On November 19, the CFPB announced an enforcement action against a ‘buy-here, pay-here’ auto dealer alleging unfair debt collection practices and the furnishing of inaccurate information about customers to credit reporting agencies. ‘Buy-here, pay-here’ auto dealers typically do not assign their retail installment sale contracts (RISCs) to unaffiliated finance companies or banks, and therefore are subject to the CFPB’s enforcement authority. Consistent with the position it staked out in CFPB Bulletin 2013-07, in this enforcement action the CFPB appears to have applied specific requirements of the Fair Debt Collection Practices Act (FDCPA) to the dealer in its capacity as a creditor based on the CFPB’s broader authority over unfair, deceptive, or abusive acts practices.
The CFPB charges that the auto dealer violated the Consumer Financial Protection Act, 12 U.S.C. §§ 5531, 5536, which prohibits unfair, deceptive, or abusive acts or practices, by (i) repeatedly calling customers at work, despite being asked to stop; (ii) repeatedly calling the references of customers, despite being asked to stop; and (iii) making excessive, repeated calls to wrong numbers in efforts to reach customers who fell behind on their auto loan payments. Specifically, the CFPB alleges that the auto dealer used a third-party database to “skip trace” for new phone numbers of its customers. As a result, numerous wrong parties were contacted who asked to stop receiving calls. Despite their requests, the auto dealer allegedly failed to prevent calls to these wrong parties or did not remove their contact information from its system.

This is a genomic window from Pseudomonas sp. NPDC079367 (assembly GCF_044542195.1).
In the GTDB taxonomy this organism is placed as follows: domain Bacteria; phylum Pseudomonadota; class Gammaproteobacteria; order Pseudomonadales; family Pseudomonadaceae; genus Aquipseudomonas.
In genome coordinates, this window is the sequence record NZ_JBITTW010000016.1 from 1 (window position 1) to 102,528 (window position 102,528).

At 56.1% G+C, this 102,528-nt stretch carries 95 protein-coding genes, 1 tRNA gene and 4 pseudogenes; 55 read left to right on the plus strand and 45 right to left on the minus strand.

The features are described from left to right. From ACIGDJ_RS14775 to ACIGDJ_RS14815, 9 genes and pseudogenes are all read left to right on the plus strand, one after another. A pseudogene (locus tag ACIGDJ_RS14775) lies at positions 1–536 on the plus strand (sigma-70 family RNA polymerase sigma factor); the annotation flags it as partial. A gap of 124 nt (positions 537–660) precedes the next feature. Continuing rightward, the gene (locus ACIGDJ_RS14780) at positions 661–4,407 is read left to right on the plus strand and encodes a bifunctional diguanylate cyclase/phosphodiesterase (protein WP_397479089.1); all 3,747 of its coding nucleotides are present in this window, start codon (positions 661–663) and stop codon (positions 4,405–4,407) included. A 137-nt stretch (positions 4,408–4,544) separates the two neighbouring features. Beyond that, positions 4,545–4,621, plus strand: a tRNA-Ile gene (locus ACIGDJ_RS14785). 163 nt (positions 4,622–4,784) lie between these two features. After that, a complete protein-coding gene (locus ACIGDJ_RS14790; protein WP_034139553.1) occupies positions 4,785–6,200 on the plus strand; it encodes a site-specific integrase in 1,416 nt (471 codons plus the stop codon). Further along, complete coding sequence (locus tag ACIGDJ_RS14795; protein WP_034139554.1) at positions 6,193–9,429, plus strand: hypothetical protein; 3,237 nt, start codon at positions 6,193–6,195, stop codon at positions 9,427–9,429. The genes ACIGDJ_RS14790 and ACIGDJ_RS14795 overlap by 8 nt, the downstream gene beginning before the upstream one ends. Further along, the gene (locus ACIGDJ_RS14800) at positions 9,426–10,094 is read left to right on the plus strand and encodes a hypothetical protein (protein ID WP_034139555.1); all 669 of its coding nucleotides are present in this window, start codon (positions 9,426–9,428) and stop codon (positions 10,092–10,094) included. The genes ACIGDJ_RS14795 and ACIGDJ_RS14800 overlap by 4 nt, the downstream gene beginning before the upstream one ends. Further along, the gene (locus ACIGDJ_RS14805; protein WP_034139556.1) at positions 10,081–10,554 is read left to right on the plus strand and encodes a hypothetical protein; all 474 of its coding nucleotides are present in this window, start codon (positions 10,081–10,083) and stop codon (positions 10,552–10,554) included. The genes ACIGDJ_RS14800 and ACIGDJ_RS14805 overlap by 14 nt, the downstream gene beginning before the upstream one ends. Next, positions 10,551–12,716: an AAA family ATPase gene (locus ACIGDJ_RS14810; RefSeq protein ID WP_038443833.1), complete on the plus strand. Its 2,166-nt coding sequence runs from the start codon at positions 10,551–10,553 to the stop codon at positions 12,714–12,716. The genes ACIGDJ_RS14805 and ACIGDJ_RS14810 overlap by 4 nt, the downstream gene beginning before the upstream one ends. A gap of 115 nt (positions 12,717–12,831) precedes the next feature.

In addition, the CFPB alleges that the auto dealer violated the Fair Credit Reporting Act by (i) providing inaccurate information to credit reporting agencies; (ii) improperly handling consumer disputes regarding furnished information; and (iii) not establishing and implementing “reasonable written policies and procedures regarding the accuracy and integrity of the information relating to [customers] that it furnishes to a consumer reporting agency.” Specifically, the CFPB alleges that, since 2010, the auto dealer did not review or update its written furnishing policies, despite knowing that conversion to its third-party servicing platform had led to widespread inaccuracies in furnished information. Also, the consent order alleges that the auto dealer received more than 22,000 credit disputes per year, including disputes regarding the timing of repossessions and dates of first delinquency for charged-off accounts, but nevertheless furnished inaccurate information. Read more…